A HERV-K provirus in chimpanzees, bonobos and gorillas, but not humans

Madalina Barbulescu, Geoffrey Turner, Mei Su, Rachel Kim, Michael I. Jensen-Seaman, Amos S Deinard, Kenneth K. Kidd, Jack Lenz

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20 Scopus citations


Evidence from DNA sequencing studies strongly indicated that humans and chimpanzees are more closely related to each other than either is to gorillas [1-4]. However, precise details of the nature of the evolutionary separation of the lineage leading to humans from those leading to the African great apes have remained uncertain. The unique insertion sites of endogenous retroviruses, like those of other transposable genetic elements, should be useful for resolving phylogenetic relationships among closely related species. We identified a human endogenous retrovirus K (HERV-K) provirus that is present at the orthologous position in the gorilla and chimpanzee genomes, but not in the human genome. Humans contain an intact preintegration site at this locus. These observations provide very strong evidence that, for some fraction of the genome, chimpanzees, bonobos, and gorillas are more closely related to each other than they are to humans. They also show that HERV-K replicated as a virus and reinfected the germline of the common ancestor of the four modern species during the period of time when the lineages were separating and demonstrate the utility of using HERV-K to trace human evolution.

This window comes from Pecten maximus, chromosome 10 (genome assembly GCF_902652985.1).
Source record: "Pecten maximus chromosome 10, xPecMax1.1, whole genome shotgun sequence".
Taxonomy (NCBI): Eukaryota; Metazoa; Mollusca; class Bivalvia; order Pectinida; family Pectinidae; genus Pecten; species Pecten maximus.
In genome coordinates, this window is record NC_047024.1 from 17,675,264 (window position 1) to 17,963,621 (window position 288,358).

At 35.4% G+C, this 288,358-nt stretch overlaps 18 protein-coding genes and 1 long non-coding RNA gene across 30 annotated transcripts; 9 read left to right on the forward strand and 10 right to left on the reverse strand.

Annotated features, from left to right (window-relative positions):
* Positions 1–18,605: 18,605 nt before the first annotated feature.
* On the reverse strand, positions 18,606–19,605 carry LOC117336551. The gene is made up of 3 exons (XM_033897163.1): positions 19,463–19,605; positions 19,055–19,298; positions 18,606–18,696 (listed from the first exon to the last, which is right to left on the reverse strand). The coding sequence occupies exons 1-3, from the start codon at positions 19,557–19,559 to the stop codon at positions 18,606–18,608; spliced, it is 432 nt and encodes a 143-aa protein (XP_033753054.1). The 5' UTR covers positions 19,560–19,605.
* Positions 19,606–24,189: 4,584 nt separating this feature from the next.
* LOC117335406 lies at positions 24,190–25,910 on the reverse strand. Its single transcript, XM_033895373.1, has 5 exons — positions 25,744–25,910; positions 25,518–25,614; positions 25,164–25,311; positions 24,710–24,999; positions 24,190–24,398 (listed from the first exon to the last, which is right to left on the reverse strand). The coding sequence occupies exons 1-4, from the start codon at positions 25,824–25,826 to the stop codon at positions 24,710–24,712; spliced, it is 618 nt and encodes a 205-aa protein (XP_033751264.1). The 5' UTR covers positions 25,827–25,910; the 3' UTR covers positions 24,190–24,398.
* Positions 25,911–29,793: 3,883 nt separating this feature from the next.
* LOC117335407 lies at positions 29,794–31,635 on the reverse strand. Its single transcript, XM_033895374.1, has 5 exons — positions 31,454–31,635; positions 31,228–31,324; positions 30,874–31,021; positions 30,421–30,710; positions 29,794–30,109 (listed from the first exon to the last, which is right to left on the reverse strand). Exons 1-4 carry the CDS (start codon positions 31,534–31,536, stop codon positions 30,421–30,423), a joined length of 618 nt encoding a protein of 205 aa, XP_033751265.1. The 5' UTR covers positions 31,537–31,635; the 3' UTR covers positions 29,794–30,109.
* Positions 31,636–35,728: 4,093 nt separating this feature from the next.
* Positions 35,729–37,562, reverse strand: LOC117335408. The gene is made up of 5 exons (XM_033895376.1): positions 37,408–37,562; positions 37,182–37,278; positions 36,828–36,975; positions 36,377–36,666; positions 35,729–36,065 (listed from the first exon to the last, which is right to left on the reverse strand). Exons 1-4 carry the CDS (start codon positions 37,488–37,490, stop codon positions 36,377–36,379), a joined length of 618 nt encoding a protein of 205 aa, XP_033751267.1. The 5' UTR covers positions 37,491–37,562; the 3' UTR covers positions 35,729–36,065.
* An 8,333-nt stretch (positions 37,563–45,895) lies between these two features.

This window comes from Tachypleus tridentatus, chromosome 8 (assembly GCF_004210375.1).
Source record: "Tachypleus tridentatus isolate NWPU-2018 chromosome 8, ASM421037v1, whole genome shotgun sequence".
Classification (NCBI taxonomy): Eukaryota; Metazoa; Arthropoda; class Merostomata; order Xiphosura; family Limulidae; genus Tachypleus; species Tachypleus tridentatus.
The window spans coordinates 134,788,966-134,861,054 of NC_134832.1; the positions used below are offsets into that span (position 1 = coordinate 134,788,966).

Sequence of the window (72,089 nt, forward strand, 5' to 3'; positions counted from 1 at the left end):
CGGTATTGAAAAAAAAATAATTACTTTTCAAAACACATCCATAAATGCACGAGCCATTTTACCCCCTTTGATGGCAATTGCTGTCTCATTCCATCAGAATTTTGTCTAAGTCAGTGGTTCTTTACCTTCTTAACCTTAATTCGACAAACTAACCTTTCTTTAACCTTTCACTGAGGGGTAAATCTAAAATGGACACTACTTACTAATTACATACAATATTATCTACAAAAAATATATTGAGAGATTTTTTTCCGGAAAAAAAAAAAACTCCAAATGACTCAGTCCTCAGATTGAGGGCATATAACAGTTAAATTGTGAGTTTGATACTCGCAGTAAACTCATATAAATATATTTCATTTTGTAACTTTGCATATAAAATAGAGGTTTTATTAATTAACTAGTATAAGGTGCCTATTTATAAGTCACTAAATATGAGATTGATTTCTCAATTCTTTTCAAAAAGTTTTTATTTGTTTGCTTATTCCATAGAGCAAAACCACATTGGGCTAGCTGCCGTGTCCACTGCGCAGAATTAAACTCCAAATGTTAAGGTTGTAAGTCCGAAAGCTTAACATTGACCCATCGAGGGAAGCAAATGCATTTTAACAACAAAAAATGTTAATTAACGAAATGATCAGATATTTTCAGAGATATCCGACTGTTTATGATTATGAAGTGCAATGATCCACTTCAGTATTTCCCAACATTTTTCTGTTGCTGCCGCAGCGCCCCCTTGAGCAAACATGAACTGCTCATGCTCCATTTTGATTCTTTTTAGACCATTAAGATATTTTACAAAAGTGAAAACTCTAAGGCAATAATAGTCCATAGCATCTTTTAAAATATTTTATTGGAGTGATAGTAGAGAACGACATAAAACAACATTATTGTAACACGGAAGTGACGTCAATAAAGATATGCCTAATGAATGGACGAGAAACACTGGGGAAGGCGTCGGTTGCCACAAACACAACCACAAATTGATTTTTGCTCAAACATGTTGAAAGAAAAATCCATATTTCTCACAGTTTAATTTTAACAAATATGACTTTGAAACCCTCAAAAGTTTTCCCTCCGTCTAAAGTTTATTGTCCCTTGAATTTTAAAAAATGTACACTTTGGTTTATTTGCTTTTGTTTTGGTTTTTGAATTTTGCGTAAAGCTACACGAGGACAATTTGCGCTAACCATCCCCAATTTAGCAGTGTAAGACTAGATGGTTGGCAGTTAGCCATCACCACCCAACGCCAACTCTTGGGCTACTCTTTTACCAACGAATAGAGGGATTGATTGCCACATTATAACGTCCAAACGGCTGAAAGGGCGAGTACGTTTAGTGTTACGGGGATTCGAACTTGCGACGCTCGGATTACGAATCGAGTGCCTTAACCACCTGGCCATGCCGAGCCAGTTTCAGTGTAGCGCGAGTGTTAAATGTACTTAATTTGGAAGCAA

Original languageEnglish (US)
Pages (from-to)779-783
Number of pages5
JournalCurrent Biology
Issue number10
StatePublished - May 15 2001
Externally publishedYes

Bibliographical note

Funding Information:
Ape tissue samples were kindly provided by Stanford University, the Yerkes Regional Primate Center, the Henry Doorly Zoo, and the Milwaukee County Zoo. This work was supported by research grant CA44822 and training grants GM07491 and CA09060 from the National Institutes of Health.


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